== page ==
On March 11, marks one year after the World Health Organization declared the COVID-19 outbreak a pandemic. In Rwanda, the first case was reported by the health ministry on March 14, 2020 – four days after the WHO announcement.
It was on March 21, that the first national lockdown was imposed in Rwanda. Since then, as The Chronicles has been documenting in its special coverage, the country, at least the ordinary people, has been on its knees. You can access our extensive coverage HERE.
Our first glimpse into the devastation was detailed in our first story: 60% Rwandans Lose Livelihoods Due to COVID-19 Lockdown, and Need Urgent Help
A year later, a new global study has found that a variant of the virus first detected in Britain is deadlier than other previous versions. Rwanda has yet to report cases of the new variant.
The study published Wednesday this week in the British Medical Journal said people infected with the B.1.1.7 variant were between 30% to 100% more likely to die than others infected with other versions, with the average rate about 64%.
The B.1.1.7 variant has been detected in more than 100 countries since it was first detected last September in southeast Britain. Previous studies show the variant is far more contagious than the original version.
So far different vaccines have been developed including from the U.S, China, Russia, UK and Europe. Other nations also say they are developing own vaccines and treatments.
All but one of the vaccines is taken as a single dose. As many nations struggle to vaccinate their citizens against the novel coronavirus, U.S. President Joe Biden is promising to share any surplus of the single-shot vaccine developed by Johnson & Johnson with the world. Biden made the pledge Wednesday this week when he announced the U.S. would purchase another 100 million more doses of the Johnson & Johnson vaccine to boost the nation’s COVID-19 supply.
A group of U.S. researchers said this week that people who have already been infected with COVID-19 only need a single dose of the two-shot Pfizer-BioNTech or Moderna regimen. In a letter published Wednesday in the New England Journal of Medicine, 32 scientists with the Icahn School of Medicine at Mount Sinai, New York, said a small study reveals that people who had recovered from the virus developed about 10 to 45 times as many antibodies after their first dose as the average uninfected person.
More researchers have accepted a theory that once a person has had COVID-19, their immune system will mount a stronger and quicker defense once a vaccine triggers the body to start producing antibodies again.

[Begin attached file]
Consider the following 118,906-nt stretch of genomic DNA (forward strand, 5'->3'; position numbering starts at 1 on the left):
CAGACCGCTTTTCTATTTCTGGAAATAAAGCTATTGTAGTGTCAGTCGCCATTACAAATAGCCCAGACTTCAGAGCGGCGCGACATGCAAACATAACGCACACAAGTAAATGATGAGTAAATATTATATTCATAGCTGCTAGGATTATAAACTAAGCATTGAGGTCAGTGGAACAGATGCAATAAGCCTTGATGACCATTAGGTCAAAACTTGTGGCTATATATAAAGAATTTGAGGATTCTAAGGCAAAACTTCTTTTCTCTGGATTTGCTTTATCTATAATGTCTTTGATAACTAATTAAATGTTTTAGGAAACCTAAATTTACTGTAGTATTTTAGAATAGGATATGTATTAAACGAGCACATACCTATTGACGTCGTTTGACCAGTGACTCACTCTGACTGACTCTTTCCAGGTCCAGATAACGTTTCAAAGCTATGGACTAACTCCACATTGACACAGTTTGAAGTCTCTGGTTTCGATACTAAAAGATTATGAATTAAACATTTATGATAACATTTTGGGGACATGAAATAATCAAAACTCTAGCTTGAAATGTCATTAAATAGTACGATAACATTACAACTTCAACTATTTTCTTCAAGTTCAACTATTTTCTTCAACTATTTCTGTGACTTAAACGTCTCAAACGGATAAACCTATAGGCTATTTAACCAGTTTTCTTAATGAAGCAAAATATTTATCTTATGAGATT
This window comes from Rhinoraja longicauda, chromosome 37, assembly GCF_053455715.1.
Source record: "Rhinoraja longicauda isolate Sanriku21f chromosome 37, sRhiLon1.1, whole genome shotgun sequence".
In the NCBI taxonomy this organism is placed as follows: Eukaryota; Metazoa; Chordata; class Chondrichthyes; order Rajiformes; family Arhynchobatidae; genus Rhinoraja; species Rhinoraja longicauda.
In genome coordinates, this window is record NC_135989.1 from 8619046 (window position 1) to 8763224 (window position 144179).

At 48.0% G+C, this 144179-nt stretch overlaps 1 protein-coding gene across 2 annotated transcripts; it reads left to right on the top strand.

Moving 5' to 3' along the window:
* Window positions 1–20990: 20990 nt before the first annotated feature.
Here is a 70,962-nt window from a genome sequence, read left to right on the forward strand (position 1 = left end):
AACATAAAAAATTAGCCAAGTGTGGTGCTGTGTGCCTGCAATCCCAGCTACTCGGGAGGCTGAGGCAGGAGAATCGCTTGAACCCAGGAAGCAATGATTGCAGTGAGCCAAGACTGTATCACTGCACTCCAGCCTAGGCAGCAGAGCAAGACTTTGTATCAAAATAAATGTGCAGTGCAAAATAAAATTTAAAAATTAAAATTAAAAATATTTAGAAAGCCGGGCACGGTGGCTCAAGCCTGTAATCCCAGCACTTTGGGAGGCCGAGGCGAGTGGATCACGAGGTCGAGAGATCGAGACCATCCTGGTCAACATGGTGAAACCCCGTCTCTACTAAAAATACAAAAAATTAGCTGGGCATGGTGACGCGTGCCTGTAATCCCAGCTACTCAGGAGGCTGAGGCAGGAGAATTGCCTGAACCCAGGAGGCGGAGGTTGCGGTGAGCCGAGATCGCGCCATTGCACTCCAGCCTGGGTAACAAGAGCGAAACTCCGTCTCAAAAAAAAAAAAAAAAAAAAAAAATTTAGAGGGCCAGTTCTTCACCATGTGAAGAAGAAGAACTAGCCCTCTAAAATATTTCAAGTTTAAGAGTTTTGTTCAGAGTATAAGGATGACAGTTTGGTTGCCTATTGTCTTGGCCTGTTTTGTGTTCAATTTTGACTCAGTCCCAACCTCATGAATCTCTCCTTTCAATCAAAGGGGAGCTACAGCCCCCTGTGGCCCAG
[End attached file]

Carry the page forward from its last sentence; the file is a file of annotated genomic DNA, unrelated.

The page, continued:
As many as 40% of those who test positive for COVID-19 have no symptoms at all, but 2% of people who get sick die. It’s especially deadly in the elderly. COVID-19 has killed 1 of every 66 people older than 85 in the USA. Among those infected, some percentage – we don’t know how many – cope with crippling long-term symptoms that plague them for months. Future health impacts remain unknown.
Despite a persistent conspiracy theory that SARS-CoV-2 was developed in a lab, perhaps an infectious disease lab in Wuhan, China there’s no evidence to support the claim and plenty to counter it.
In March, a group of researchers found the virus most closely resembled bat viruses and was not man-made.
Where is Rwanda’s patient ONE? Back then when Rwanda announced its first case, it didn’t give identity of the patient. To avoid stigma, covid patients in Rwanda have remained quiet. Even for those who recovered, not many are willing to come out, except those highlighted in The Chronicles coverage.
As of today, the health ministry has been releasing daily update as seen in the infography below:
Since last week, the country has been carrying out perhaps one of the most extensive vaccination programs for COVID-19. At least 250,000 have got their first dose including market venders, moto taxi drivers, local village security guards and journalists. The authorities have put together a wide ranging list to ensure those who get it are actually those who really need to the jab, to protect the wider population.
In June, the country is preparing to host up to 10,000 delegates for the Commonwealth Heads of Government Summit (CHOGM). So far, language from the Commonwealth Secretariat, the UK government and Rwandan officials, is that all delegates and leaders are expected in Kigali.
It may be the first such international event held face to face like it was when there was no pandemic. CHOGM may be the testing as to whether global gatherings can take place safely.